Scott signs major gun bills into law
Gov. Phil Scott, amid cheers and loud booing, signed three groundbreaking gun restriction bills into law Wednesday.
It was a remarkable and tense scene outside the Statehouse, with the governor choosing to face his critics head-on as they tried to shout him down with chants and insults.
"Today, we choose action over inaction -- doing something over doing nothing," Gov. Scott said.
Scott's action Wednesday drew a loud and visceral response from critics. There were chants of "traitor" and shouted insults throughout his lengthy remarks. But the governor stood his ground and
"I wanna be absolutely clear -- I believe these measures will make a difference. And I firmly believe each and every one of them is consistent with both the United States and Vermont Constitutions," Gov. Scott said.
Two of the bills make it easier for authorities to seize guns from people accused of domestic violence, or people deemed by a judge to be a danger to themselves or others. The third includes significant new gun restrictions including raising the purchasing age to 21, expanding background checks to private sales, banning bump stocks and placing limits on how many rounds magazines can hold.
It was a teenager's plot to shoot up Fair Haven Union High School that sparked Wednesday's bill signing. "He had what I would describe as a kill list," the Governor said. The details of that plan made Scott reconsider his position. "I support the 2nd Amendment, but I had to ask myself, are we truly doing everything we can to make our kids and our communities safe?"
Scott's change of heart has former supporters furious. Many say he betrayed them by campaigning on a pledge to support gun rights. He knows he's disappointing many Vermonters, but told agitators in the crowd that his responsibilities outweigh the political risk. "I understand I may lose support over the decision to sign these bills today, but those are consequences I'm prepared to live with."
Scott tried to explain the bills. "What it does not do is take away your guns. Period," he said. But detractors didn't seem to be listening. They even booed his attempts to outline school safety measures.
"I want to thank the Legislature for working with me for allocating $5 million for school security grants so we can immediately invest in the safety of our kids. If you wanna boo on that, go ahead and boo," Scott said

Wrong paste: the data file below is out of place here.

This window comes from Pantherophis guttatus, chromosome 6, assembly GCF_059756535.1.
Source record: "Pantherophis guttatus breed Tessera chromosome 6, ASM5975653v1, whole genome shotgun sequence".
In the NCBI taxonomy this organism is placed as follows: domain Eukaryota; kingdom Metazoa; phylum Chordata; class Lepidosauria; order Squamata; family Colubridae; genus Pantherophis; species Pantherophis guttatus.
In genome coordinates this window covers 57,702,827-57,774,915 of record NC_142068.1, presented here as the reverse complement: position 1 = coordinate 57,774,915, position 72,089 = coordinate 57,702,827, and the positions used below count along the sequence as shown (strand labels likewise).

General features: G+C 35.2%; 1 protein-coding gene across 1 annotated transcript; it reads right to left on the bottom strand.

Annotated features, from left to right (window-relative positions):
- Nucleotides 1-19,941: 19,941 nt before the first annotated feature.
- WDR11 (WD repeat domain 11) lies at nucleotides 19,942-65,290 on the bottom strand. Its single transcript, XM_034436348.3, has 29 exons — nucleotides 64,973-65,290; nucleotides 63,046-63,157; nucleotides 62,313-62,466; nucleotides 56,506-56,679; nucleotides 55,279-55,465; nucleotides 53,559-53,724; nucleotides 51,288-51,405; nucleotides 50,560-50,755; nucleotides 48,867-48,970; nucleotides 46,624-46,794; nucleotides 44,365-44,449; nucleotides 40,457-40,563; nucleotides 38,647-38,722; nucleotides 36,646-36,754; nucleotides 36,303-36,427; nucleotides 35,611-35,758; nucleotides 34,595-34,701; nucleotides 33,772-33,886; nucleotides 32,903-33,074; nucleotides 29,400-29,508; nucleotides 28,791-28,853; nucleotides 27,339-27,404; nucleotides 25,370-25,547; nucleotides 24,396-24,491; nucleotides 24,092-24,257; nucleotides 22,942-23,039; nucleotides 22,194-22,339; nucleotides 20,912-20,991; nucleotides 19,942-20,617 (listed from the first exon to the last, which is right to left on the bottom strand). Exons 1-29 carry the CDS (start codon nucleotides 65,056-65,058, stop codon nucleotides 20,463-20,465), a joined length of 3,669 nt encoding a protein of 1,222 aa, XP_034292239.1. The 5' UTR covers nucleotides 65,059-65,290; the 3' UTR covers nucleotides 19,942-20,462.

With the bills now signed, Scott and lawmakers hope to work on school safety measures -- all with an election looming in November. Scott says he remains focused on keeping Vermonters safe. "As I've said many times throughout my life, public safety is the top priority of any government," Gov. Scott said.
REACTION TO SIGNING OF GUN BILLS
People on both sides of the gun debate made their stance clear before, after and during the governor's signing.
Many Scott voters feel betrayed but others showed their gratitude. Tensions were high as supporters and those against the gun bill made their presence known.
"I'm ashamed of what our governor just did," said Marie Leotta of Waitsfield.
Leotta supported and campaigned for Phil Scott when he was running for governor two years ago.
Wednesday, she made her voice heard that she does not agree with Vermont's new gun restrictions.
"He promised us he would uphold our Constitution and then he says, 'Oh, I think I've had a change of heart because there was a shooting in Florida,'" Leotta said.
Along with the Parkland school shooting, Vermont dealt with its own alleged school shooting plot in Fair Haven, which also triggered the governor to sign the new legislation.
"I'm just happy these three bills are being signed," said Don Schneider of Waterbury.
Schneider was one of the supporters at the signing. He was one of many who brought a sign thanking lawmakers for acting.
"My sign reflects... the Statehouse, the governor listened to all the people, guns rights advocates, along with people who were for these bills and not the NRA who was pushing it, so I appreciate them listening to the people of Vermont," Schneider said.
Many in favor of the bills-- like Schneider-- say the restrictions take guns out of the hands of irresponsible Vermonters, make schools safer and do not infringe on Second Amendment rights. Critics of the bill say the opposite.
"This bill does nothing to protect our children, not one thing. It doesn't protect our schools, it doesn't protect our children," Leotta said.
The vice president of the Vermont Federation of Sportsmen's Clubs told WCAX News they will most likely be looking into taking legal action.